Since Monarch butterflies will only lay their eggs on Milkweed, and their developing larva depend on Milkweed as the only staple in their diet, I planted it with the hopes of having them visit later this summer.
I've also got lots of Swamp Milkweed (Aslepias incarnata)--and although that is growing tall right now, it isn't yet in bloom. It will form lovely pink blooms later in the summer.
When I planted the milkweed I also included Butterfly Weed (Asclepias tuberosa)--another milkweed variety. When that didn't come back this year, I added two plants a couple of weeks ago and they are beginning to bud out now. They will be orange/yellow in color.
The native Windflower (Anemone multifida) is in full bloom now.
As is native Coral Red Honeysuckle (Lonicera sempervirens).
Native Primrose (Oenothora fruiticosa), also known as Sundrops, has just started to bloom. I planted a couple of plants last year but over the winter the markers were moved by squirrels and I wasn't really sure where the plants were, until recently!
Earlier this spring, I added two native Sweetspire (Itea virginica) "Little Henry" (dwarf variety) bushes to the garden. They are blooming now.
While Spiderwort (Tradescantia virginiana) has just recently begun to bloom, many of the plants still don't have buds. This plant has been very 'tame' in my garden, although it has a reputation for being a runner.
Along with the basic Spiderwort, Tradescantia 'Sweet Kate' was given to me last year by garden blogging friend Janet, The Queen of Seaford. I liked it so much that I added more of this variety just a few weeks ago. 'Sweet Kate' tends to stay in manageable clumps--at least that's what I'm hoping.
Blue Star (Amsonia) "Blue Ice" is finally in bloom. I planted this earlier in the spring, just this year. This plant may actually be a hybrid cultivar taken from the native A. montana.
A completely new-to-me native plant is this Woodland Pinkroot (Spigelia marilandica), also known as Indian Pink.
Planted earlier this spring, it's put out just two blooms so far...but aren't they interesting and different?!
While I featured Phlox divaricata, Woodland Phlox, in my last post on native plants, Phlox stolonifera, Creeping Phlox blooms much later. Unlike Phlox divaricata's spiky, pointed leaves, the leaves on this shade-tolerant phlox are more oval. (Another form of Creeping Phlox sometimes called Moss Phlox (Phlox subulata) is planted in my sunny front garden, and that is also still putting out blooms).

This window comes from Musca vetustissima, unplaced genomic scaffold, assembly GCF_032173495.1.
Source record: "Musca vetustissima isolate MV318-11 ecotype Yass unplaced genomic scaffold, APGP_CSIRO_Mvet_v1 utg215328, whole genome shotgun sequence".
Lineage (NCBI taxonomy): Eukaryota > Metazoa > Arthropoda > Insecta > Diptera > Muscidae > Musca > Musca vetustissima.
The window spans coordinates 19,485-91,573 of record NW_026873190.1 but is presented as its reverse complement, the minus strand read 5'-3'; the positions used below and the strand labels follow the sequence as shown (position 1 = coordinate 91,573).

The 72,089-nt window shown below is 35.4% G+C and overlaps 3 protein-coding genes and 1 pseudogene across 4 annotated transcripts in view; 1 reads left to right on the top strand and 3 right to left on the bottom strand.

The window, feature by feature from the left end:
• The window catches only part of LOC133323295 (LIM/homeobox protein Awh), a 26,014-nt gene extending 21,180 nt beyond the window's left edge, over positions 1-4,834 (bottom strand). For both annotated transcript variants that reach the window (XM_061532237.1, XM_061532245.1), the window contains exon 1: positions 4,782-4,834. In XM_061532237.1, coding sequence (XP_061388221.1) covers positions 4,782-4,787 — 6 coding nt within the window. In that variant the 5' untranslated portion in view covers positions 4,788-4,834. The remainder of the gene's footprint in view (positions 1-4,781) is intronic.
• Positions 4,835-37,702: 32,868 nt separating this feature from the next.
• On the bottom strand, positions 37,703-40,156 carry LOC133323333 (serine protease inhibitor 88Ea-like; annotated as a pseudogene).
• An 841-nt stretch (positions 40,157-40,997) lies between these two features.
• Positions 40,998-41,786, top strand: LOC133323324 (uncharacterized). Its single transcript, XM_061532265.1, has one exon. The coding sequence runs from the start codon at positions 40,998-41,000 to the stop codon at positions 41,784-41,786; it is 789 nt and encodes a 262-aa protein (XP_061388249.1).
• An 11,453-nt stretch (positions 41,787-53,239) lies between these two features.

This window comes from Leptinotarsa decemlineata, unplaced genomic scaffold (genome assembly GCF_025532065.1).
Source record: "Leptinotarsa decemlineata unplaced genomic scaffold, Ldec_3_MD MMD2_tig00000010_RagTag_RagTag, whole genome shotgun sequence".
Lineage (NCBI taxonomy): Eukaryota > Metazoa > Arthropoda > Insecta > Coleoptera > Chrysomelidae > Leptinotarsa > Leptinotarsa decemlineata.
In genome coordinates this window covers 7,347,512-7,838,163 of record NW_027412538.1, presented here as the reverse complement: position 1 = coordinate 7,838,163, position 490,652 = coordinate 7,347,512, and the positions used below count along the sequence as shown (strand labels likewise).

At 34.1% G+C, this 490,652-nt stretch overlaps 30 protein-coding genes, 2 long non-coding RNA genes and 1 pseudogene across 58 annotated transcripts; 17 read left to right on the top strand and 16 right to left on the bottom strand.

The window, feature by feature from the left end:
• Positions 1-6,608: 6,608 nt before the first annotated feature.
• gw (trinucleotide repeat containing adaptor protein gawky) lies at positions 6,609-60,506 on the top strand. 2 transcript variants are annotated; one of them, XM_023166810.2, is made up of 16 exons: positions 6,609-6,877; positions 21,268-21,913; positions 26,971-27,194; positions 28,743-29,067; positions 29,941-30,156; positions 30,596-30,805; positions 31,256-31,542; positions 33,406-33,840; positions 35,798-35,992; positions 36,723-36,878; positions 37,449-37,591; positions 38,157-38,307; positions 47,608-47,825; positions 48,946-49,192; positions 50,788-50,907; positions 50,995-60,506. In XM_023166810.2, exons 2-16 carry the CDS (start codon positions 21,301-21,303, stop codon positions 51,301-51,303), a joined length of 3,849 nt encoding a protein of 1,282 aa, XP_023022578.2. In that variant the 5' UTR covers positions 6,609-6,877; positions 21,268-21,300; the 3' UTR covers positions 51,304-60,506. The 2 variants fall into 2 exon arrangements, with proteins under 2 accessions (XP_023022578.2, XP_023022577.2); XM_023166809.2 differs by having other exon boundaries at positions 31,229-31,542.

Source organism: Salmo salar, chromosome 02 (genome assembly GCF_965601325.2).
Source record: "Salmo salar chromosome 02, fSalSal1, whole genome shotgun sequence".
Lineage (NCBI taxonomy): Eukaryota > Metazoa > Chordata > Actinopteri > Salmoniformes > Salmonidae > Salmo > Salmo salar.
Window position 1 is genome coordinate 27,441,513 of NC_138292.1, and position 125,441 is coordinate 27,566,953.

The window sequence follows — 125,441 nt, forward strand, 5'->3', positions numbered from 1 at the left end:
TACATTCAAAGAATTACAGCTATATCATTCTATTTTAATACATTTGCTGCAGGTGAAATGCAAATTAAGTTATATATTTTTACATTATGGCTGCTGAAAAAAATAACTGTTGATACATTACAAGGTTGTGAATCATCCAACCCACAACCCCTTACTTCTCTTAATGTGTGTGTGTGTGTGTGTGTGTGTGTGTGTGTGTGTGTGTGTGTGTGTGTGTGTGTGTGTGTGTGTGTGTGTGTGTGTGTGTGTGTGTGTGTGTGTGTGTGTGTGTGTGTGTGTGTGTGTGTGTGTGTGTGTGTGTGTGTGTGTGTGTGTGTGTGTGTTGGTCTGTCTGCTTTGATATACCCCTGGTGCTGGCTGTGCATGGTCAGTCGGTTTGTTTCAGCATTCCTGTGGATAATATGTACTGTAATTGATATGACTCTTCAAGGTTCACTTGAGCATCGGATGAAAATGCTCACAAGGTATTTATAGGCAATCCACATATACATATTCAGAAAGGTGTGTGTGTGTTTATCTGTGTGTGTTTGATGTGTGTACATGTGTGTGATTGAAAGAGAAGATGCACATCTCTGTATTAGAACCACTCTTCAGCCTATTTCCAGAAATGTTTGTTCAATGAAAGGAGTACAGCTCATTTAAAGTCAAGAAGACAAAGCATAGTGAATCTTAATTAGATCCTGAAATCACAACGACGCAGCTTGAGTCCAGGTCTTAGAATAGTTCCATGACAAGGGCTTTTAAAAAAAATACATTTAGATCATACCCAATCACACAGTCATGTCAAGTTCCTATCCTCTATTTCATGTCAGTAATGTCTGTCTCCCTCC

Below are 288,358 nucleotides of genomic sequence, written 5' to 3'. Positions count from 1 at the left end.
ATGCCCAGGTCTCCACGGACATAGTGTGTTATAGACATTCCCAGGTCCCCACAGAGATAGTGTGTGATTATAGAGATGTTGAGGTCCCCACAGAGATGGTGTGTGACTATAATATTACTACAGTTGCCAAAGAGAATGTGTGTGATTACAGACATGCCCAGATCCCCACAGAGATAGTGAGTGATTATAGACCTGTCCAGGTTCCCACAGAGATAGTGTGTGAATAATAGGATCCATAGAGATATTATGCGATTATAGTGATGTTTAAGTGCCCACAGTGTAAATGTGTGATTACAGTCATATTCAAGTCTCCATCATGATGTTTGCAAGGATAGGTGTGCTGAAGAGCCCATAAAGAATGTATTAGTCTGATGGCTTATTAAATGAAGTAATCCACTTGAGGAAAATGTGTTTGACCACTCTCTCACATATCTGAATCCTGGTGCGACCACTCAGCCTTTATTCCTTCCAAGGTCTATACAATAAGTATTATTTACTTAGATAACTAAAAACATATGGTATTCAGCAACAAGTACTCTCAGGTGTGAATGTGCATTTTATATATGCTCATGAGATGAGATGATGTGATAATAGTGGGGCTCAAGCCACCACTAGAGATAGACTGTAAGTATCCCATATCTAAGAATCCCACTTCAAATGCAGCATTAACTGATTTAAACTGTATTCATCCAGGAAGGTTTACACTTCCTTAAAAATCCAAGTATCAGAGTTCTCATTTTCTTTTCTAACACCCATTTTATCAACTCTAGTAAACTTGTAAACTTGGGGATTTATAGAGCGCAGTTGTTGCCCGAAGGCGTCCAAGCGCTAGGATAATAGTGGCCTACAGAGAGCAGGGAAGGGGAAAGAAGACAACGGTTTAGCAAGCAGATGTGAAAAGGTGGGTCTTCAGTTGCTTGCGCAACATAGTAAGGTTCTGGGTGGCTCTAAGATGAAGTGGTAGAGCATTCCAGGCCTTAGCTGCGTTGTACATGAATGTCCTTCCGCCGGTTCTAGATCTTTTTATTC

Native Foamflower (Tiarella cordifolia) is still going strong in the garden.
This year I added a new variety of Foamflower to the garden: Tiarella cordifolia "Elizabeth Oliver". She didn't develop more than a few flowerheads--and they weren't as full as my originals, so I'm hoping she will produce more next year.
I added quite a few Hepatica to the shade garden this spring. Some H. nobilis varieties are finished, but H. americana (Round Lobed Hepatica) "Alba" still has some blooms.
While the Arisaema triphyllum, native Jack-in-the-Pulpit, has already finished blooming, I haven't yet shown it in a post as I just added it to the garden in April.
Below is a photo of Jack unfolding, with
At a local native plant sale last spring, I acquired Podophyllum peltatum (May Apple). So far this year, two very small leaves have emerged. There have been no flowers but I'm hoping by next year it will start to fill out, enlarge, and produce blooms.
Lastly, another native, new to my garden this year, is Scarlett Globemallow (Sphaeralcea coccinea). She had a few small blooms but I think she is getting too much shade in the current woodland garden setting, so I'll be moving her out front to my sunnier perennial garden areas.
As you can see, I've been trying to add a variety of native plants to the garden over the last couple of years. Most of them are well-suited for my climate so I'm hoping they will continue to get larger over the next few years. They are all great wildlife and pollinator attractors and that is the primary reason I've added them...along with the fact that I really like the looks of each of them. To read about more native plants around the world, Gail of Clay and Limestone holds 'Wildflower Wednesday' on the 4th Wednesday of each month. You can learn a lot by visiting this interesting meme. If you have a garden blog, why not share the natives in your own garden?!
I'm thankful for Wildflower Wednesday, as it encourages me to learn more about native plants--which I've found to be extremely interesting.
Words and photos ©Thanks for today.™, by Jan Huston Doble @ http://www.thanksfor2day.blogspot.com/
Not to be reproduced or re-blogged without express permission of the author.